At the IABC Conference in Montreal, a cross-industry panel of three senior business leaders opened up about the value of communications at their organizations. (Spoiler alert: Their comments were overwhelmingly positive.)
In a world constantly disrupted by technological advances, how can we make sure we’re the ones making change, and that change isn’t making us? That was a question posited by keynote speaker and futurist Anab Jain at the International Association of Business Communicators’ World Conference in Montréal.
Promoting an event in 2018 is a tough gig, especially at this time of year. Summer vacations are around the corner and it’s hard to compete with Coachella or a night of binge-watching “The Handmaid’s Tale.” Luckily, there are some tactics that will grab your potential attendees’ attention and help ensure they show up on the big day. Here are four tips for upping RSVPs for your next event.
Not every communicator has time to study the best technical practices behind creating an effective image, of course, but understanding why certain images engage the eyes more than others requires no advanced study. Having shot news events and concerts for the better part of a decade, PR News’ Justin Joffe shares some common characteristics among his featured images that have garnered the most love, shares and engagement.
As Mark Zuckerberg testifies before Congress, speculation is swirling as to whether Facebook will integrate portions of the European General Data Protection Regulation (GDPR) into preventive measures it’s taking against future data leaks and election meddling. Brands operating solely in the U.S. now have strong reasons to fear (and begin preparing for) GDPR.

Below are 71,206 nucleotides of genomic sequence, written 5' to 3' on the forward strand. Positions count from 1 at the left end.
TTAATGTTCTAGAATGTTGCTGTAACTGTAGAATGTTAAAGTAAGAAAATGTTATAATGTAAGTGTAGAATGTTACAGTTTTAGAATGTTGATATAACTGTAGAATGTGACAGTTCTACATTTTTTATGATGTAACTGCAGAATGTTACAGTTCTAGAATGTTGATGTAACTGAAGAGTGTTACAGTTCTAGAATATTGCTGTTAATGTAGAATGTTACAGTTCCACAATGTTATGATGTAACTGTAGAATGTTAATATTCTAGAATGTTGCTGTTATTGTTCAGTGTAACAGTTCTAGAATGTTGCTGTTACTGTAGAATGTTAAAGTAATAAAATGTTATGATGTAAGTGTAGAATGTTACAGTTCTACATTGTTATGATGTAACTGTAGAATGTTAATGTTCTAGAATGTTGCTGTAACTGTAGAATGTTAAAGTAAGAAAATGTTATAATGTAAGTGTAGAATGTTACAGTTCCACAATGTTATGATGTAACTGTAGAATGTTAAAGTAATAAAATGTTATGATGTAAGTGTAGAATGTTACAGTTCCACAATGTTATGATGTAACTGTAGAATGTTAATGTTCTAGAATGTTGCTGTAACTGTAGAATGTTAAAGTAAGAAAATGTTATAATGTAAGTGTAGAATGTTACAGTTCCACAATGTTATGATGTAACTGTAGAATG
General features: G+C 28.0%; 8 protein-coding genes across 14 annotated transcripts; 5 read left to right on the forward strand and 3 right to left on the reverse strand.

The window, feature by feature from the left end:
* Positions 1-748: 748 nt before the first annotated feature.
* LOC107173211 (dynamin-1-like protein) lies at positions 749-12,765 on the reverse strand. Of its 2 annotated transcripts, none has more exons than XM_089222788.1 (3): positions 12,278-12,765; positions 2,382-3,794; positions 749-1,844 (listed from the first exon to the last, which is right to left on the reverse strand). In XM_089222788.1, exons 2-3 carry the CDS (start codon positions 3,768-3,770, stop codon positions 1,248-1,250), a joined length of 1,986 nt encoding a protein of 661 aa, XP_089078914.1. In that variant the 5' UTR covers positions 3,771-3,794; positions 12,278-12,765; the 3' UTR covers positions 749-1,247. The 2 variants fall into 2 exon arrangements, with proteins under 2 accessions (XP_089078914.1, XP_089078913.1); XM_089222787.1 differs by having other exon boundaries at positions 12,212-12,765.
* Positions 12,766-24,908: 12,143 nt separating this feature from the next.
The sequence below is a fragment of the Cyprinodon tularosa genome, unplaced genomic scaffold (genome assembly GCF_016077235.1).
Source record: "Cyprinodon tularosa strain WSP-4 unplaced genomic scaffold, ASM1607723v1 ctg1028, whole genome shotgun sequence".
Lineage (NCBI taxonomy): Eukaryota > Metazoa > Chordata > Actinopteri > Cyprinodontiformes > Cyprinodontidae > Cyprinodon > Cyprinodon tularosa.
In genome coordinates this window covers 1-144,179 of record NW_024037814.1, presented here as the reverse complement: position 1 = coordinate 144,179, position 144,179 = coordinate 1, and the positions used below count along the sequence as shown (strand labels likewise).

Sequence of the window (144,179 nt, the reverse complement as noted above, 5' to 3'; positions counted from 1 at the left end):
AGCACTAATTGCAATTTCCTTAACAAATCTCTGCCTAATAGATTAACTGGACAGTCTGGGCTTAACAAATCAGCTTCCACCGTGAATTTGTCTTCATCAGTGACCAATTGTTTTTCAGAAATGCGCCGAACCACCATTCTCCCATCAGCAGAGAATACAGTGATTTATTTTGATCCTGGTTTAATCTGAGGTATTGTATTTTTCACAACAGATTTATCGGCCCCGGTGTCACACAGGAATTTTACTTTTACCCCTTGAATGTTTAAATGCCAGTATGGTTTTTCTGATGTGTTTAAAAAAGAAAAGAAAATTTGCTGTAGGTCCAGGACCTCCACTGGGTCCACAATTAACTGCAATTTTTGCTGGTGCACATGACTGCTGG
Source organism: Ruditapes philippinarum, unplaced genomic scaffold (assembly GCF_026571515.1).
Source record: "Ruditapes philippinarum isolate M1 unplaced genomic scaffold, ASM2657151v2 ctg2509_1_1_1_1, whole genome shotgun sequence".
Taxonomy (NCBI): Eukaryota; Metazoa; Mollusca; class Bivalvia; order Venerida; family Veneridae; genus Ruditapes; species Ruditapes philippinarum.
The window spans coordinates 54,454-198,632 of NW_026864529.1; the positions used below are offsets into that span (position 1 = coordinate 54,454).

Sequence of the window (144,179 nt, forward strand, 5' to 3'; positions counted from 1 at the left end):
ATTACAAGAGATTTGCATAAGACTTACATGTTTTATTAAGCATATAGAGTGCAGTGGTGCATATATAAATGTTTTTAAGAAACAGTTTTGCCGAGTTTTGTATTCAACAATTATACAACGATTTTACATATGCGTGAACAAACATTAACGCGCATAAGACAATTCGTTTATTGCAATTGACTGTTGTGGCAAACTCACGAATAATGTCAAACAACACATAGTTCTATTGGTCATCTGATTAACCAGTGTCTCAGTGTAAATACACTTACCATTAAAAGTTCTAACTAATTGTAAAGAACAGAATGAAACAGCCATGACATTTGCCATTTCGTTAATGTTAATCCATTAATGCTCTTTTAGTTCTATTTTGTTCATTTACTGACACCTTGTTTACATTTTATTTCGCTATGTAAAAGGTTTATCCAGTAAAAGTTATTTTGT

Marketers and communicators admit they don’t always know if their messages are reaching the intended audiences. Yet most believe those messages are relevant when they make it to the target audience. Uh, maybe not, according to a new Adobe survey.
The organization formerly known as the Arthur W. Page Society—now it’s simply “Page”— hosted its annual Spring Seminar this week at New York City’s Conrad Hotel, bringing together communicators from across the globe for two days of panels, keynotes and breakout sessions that addressed the theme “Are You Future-Proofed? Disruption, Innovation and the CCO.”
At SXSW 2018, thanks to immersive experiences showcasing the massive advancements in augmented reality and virtual reality, attendees were afforded the opportunity to experience firsthand how close we are to the seemingly distant future we saw in movies like “Back to the Future Part II” and “Minority Report.” That future now seems to be only 22 months away.
Artificial intelligence (AI) has been around since the 1950s, though you’d think it’s brand new judging by the number of recent news articles mentioning it. Communicators can take advantage of AI now and they needn’t be engineers to do so, argues Jared Carneson, global lead, social innovation, for FleishmanHillard. There is a slew of tools that flirt with the AI space that can ease communicators’ workload. Carneson offers a look at several and urges communicators to experiment.
Legendary Hollywood director John Huston was fond of saying that he didn’t direct actors—he cast them. He would cast actors because they were right for a particular role, and that judgment alone was the limit of his direction of their performances. You can apply this same approach to the ways in which your brand works with influencers. The bulk of the job is in finding and vetting the right influencers.